13 September 2023
Stuart: 'My son Jensen was born in January this year and he is such a happy, smiley boy. However, his entry to the world wasn't straight-forward.
Jensen was born 3 weeks early via a planned C-section but unfortunately wasn't breathing very well on his own so had to be taken away to the special care unit. After several hours, his breathing improved and thankfully he was allowed on to the ward later in the day. However, Jensen found it very difficult to feed and was extremely sleepy all of the time and whenever he would eat he would just bring it back up again.
After a couple of days of round the clock monitoring, the doctors decided that Jensen would need specialist care and that he would need to be transferred to the neonatal unit.
After several examinations and countless blood tests it appeared that Jensen was absolutely full of mucus. Because of this he had to be tube fed in the neonatal unit for 2 weeks. It was heartbreaking watching other parents take their new babies home, while we sat in neonatal day after day hoping for good news. Thankfully, over time the mucus cleared, Jensen became more alert and his condition improved. Finally, after what seemed like a lifetime we were able to take him home.
Jensen was born via C-section as my wife Claire has a very complicated hip issue. As a baby, Claire was diagnosed with NF1, when her mum (who also has NF1) noticed that Claire's right leg was bowing when she walked. At first, the doctors put it down to baby bow leg, but her mum, not happy with this diagnosis, took Claire to a different doctor for a second opinion. Luckily, this doctor was very familiar with NF1 and its complications so arranged for a scan to be carried out on Claire's right leg. The scan confirmed that Claire had pseudarthrosis of the right tibia, an extremely rare complication of NF1. This was an incredibly difficult time for Claire's parents, as at that time there wasn't much in the way of support for NF1 patients.
Claire endured years of various surgeries on her leg and as a result she was left with numerous bone and joint issues which made it too dangerous for her to give birth naturally.
Due to Jensen having a troubled start to life, he is regularly monitored by a pediatric consultant. It became apparent very early on that Jensen's head was consistently measuring big in comparison to his body which we knew was a symptom of NF1. The consultant arranged for Jensen to be seen by a geneticist (something that we had always planned on doing anyway) so that we could know for sure if Jensen had NF1. In the weeks leading up to Jensen's appointment, we noticed café au lait marks appearing on his skin. When we saw the geneticist, she confirmed that he had NF1 and would run blood tests as a formality.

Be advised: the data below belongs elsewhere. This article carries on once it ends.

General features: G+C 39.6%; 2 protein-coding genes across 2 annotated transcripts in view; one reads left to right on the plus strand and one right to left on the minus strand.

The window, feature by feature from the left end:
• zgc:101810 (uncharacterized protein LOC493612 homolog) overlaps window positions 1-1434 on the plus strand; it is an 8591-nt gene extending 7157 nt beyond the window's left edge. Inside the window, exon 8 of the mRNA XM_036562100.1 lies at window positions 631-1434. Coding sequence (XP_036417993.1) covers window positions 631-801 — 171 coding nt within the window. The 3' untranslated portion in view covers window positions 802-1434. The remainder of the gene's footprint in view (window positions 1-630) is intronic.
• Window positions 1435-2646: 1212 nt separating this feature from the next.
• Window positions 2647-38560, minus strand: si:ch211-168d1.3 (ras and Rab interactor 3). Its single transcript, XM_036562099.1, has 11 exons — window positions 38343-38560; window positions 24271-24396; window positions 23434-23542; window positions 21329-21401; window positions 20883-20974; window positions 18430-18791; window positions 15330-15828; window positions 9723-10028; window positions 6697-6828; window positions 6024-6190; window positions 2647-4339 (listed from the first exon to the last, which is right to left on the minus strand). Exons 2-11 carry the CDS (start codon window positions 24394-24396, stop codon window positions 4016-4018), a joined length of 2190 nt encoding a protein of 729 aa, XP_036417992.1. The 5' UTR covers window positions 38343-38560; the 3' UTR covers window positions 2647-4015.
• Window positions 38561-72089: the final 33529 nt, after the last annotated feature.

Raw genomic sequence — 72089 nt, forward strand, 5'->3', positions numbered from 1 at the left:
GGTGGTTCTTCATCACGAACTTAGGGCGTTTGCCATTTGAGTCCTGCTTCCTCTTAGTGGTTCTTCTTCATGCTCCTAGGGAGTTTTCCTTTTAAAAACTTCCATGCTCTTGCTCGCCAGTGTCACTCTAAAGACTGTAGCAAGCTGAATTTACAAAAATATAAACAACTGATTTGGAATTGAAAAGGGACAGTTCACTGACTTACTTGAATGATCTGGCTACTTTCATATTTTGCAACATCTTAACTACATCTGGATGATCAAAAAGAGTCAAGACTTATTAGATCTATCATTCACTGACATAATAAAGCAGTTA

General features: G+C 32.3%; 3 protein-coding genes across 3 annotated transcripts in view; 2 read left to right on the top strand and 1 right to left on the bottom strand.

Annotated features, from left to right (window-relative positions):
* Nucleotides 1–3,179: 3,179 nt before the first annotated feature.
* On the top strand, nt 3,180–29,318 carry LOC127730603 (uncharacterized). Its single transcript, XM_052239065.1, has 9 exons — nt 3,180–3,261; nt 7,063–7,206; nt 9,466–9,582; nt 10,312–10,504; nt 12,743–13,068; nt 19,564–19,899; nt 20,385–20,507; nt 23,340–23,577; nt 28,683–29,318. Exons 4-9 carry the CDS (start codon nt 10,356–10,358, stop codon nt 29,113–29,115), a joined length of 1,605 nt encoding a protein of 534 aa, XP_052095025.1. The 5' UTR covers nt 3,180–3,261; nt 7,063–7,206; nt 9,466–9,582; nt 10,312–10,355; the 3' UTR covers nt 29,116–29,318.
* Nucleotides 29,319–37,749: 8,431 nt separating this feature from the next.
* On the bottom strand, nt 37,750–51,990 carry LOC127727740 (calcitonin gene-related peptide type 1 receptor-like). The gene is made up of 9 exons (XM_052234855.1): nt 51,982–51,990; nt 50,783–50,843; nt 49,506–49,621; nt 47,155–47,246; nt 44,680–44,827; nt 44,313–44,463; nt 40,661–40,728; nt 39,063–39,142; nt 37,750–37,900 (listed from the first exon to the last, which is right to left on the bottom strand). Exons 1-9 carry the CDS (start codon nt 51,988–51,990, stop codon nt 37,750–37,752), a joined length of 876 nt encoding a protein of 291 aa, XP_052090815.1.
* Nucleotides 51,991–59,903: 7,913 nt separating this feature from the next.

Claire and I always knew there was a 50/50 chance that Jensen would be born with NF1 and it's something we talked about in depth, before deciding to have a child. But having it confirmed was still at first upsetting to hear, as we know that Jensen's future may not be straightforward. We felt guilty that we'd had a child, knowing that he could potentially have challenging health problems throughout his life.
It wasn't until Jensen was diagnosed, that we found Nerve Tumours UK while looking for charities and support groups online. We are so grateful for the incredible work that the charity does and it only seemed right that I did my bit to raise funds for them.
On the 13th September I will be taking on an all day fitness challenge: Rowing 10 miles, Cycling 100 miles and contributing to a 10,000 reps challenge that I've organised as part of a bootcamp class that I run for my business, Banstead Fitness.
Not only has my fundraising raised money for Nerve Tumours UK but it has also helped raise awareness of the condition.
– Stuart, Jensen's dad
"Jensen is only just beginning his NF1 journey but myself, Claire and everyone around him will support him every step of the way. Having Nerve Tumours UK in the background is such a relief, as we now don't feel like we are facing this alone. The charity were so quick to reach out and offer support. We are extremely pleased to have found them!"